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Zenith Tecnica and Air New Zealand to 3D print titanium aircraft components

The New Zealand companies are working together to explore the use of EBM for producing aircraft parts and tools

New Zealand-based titanium additive manufacturing company Zenith Tecnica has partnered with Air New Zealand to investigate the use of electron beam melting (EBM) for manufacturing aircraft parts and tools.

At this stage in the partnership, Air New Zealand says Zenith Tecnica has already 3D printed metal prototypes for a number of parts, including a frame for its Business Premier cabin and a range of novelty wine aerators which are designed to look like aircraft engines.

Based in Auckland, Zenith Tecnica specializes in the production and prototyping of metal AM parts and relies primarily on GE Additive’s Arcam EBM machines. The advanced EBM process uses a high power electron beam to precisely melt metal powder particles, layer by layer.

“It’s fantastic to be able to team up with and support local operator Zenith Tecnica and work with global company GE Additive to learn and collaborate in this space,” said Bruce Parton, COO of Air New Zealand. The technology, he continues, is enabling the airline to rapidly iterate and test new concepts for its aircraft.

air new zealand
3D printed wine aerators inspired by aircraft engines

“While the aerators, made to look like replica aircraft engines, are a bit of fun we’re really excited by the possibility they represent as 3D printing is both cost and space effective,” Parton continues. “Aircraft interiors are made up of tens of thousands of parts, and the ability to 3D print on demand lightweight parts we only require a small number of, rather than rely on traditional manufacturing methods is of huge benefit to our business, without compromising safety, strength or durability.”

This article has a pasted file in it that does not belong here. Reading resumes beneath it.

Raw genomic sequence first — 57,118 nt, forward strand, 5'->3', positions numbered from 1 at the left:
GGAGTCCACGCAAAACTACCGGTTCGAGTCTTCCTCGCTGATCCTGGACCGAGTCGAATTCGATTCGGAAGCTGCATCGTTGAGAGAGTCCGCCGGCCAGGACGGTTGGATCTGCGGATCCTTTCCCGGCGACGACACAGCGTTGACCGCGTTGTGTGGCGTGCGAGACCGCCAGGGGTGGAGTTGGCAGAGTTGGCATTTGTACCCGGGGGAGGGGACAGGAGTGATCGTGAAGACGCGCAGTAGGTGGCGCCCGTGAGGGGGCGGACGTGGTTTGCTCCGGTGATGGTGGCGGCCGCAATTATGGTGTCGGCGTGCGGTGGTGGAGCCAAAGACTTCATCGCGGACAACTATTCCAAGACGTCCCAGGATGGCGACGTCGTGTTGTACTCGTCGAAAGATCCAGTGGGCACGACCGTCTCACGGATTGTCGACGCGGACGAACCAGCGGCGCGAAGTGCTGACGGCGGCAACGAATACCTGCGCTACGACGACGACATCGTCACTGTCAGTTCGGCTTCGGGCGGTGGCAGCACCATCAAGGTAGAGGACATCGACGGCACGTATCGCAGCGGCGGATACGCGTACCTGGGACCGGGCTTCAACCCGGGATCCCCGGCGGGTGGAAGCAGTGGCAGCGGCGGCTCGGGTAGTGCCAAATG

Founded in 2014, Zenith Tecnica has extensive experience working with titanium 3D printing. For its part, Air New Zealand first began exploring the use of 3D printing for its business in 2016.  Seeking to benefit from the technology’s manufacturing flexibility, lower costs and rapid turnarounds, the airline has produced small parts for its IFE screens using 3D printing.

“This is a good project to demonstrate the strength, versatility and utility of titanium 3D printed parts for aircraft applications and it’s very exciting to be working alongside Air New Zealand on this journey,” commented Martyn Newby, Managing Director of Zenith Tecnica. “We are in a very good position to support the local adoption of 3D printing for aviation applications and welcome Air New Zealand’s enthusiasm to embrace this emerging technology and help take it to the mainstream.”

In addition to partnering with Zenith Tecnica, Air New Zealand has also been working alongside ST Engineering Aerospace for the development of more advanced parts as well as Auckland University, Victoria University of Wellington and other tech companies to explore the potential of new technologies and processes. For instance, the airline recently started using a 3D laser scanner to create component and tool designs as well as interior modelling.

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Tess Boissonneault

Tess Boissonneault moved from her home of Montreal, Canada to the Netherlands in 2014 to pursue a master’s degree in Media Studies at the University of Amsterdam. It was during her time in Amsterdam that she became acquainted with 3D printing technology and began writing for a local additive manufacturing news platform. Now based in France, Tess has over two and a half years experience writing, editing and publishing additive manufacturing content with a particular interest in women working within the industry. She is an avid follower of the ever-evolving AM industry.

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